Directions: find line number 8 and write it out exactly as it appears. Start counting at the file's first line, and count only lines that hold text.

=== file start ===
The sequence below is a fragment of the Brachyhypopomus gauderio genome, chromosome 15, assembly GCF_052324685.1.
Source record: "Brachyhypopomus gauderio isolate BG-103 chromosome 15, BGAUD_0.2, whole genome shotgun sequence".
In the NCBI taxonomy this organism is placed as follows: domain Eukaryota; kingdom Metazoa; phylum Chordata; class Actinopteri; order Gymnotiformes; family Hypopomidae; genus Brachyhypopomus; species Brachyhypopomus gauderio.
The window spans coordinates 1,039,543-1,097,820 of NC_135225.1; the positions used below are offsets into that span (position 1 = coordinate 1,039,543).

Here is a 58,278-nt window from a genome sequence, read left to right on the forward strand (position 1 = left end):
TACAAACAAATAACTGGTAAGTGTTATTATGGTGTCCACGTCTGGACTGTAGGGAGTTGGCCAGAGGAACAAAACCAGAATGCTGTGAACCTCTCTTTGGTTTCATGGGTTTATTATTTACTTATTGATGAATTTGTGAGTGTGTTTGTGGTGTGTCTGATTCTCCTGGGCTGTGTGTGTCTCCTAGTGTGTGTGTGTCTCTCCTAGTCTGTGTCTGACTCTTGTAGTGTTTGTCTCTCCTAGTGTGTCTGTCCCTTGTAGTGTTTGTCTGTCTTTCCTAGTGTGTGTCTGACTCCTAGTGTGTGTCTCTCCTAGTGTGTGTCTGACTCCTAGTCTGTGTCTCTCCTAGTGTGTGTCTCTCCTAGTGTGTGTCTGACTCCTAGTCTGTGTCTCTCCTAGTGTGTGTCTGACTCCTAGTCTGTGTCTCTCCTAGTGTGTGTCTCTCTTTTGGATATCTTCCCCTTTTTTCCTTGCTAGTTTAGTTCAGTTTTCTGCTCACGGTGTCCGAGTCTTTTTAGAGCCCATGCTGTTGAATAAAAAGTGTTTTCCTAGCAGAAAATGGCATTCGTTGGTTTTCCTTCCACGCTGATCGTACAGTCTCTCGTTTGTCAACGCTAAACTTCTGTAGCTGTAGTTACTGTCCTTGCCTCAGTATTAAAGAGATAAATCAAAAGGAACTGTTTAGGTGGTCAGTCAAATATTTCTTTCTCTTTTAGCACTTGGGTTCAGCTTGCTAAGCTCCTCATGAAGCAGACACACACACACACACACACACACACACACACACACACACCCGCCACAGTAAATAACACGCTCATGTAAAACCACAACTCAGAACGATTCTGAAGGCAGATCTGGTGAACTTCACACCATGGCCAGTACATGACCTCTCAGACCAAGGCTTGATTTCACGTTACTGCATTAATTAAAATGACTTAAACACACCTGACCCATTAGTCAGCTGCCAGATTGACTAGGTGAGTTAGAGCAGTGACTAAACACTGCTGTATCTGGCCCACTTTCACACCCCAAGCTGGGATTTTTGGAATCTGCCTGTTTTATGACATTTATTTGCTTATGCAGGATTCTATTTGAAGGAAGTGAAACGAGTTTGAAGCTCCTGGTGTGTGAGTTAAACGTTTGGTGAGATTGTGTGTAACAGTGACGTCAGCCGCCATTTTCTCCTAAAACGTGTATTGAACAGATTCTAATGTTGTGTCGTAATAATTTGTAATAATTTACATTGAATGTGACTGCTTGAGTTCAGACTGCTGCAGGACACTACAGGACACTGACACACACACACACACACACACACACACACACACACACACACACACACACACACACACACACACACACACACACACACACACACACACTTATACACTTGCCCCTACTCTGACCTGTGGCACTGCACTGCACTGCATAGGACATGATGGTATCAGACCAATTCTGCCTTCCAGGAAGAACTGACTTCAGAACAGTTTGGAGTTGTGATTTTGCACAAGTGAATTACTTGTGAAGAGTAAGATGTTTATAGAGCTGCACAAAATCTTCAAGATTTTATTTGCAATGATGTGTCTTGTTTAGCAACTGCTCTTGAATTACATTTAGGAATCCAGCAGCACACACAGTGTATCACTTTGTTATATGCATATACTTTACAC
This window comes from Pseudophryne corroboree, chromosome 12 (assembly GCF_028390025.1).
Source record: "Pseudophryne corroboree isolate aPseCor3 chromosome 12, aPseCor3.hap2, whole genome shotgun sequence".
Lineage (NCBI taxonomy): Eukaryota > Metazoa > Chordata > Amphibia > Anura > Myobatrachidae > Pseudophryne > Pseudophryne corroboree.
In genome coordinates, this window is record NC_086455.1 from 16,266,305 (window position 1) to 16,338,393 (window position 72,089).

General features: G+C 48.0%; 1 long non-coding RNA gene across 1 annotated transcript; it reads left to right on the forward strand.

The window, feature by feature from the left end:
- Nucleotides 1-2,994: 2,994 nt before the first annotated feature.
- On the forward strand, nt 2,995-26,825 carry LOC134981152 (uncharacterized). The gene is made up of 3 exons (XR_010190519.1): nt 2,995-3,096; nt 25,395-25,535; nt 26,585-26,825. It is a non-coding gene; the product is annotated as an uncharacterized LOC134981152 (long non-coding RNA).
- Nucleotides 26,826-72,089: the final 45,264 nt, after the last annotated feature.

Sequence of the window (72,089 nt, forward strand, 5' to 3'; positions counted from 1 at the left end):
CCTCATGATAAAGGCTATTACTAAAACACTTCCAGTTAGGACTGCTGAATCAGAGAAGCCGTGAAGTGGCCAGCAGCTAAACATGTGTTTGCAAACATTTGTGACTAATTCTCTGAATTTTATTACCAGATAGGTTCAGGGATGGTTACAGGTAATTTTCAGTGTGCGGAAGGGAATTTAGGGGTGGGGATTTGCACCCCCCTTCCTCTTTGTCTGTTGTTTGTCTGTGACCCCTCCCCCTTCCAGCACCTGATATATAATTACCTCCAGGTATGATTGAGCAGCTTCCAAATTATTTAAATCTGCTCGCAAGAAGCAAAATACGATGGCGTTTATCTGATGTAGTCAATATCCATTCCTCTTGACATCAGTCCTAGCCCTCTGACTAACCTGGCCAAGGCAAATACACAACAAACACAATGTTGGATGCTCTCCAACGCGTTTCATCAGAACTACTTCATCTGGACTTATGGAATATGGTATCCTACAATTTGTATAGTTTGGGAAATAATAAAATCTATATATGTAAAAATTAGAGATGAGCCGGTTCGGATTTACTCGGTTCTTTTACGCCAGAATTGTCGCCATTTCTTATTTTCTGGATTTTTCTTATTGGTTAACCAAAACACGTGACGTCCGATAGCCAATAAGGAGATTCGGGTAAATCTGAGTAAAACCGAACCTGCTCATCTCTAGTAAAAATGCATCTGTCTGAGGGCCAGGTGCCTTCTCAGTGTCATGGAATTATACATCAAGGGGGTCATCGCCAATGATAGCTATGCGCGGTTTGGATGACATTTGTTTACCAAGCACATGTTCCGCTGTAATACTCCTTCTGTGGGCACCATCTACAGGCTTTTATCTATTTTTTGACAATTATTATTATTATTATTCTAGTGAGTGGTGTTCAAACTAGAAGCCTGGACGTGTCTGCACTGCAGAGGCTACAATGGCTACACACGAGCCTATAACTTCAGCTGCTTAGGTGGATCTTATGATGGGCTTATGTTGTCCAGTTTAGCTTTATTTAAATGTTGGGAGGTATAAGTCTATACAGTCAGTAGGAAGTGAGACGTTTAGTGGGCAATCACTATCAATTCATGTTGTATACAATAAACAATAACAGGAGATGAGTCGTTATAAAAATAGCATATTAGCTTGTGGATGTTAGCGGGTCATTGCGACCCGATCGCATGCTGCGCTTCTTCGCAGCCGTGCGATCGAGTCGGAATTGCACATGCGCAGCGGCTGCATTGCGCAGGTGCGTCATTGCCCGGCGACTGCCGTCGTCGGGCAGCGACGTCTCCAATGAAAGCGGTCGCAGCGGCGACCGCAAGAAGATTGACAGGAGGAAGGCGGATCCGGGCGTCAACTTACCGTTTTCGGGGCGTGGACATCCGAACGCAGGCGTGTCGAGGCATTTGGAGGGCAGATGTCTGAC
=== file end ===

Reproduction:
Source record: "Pseudophryne corroboree isolate aPseCor3 chromosome 12, aPseCor3.hap2, whole genome shotgun sequence".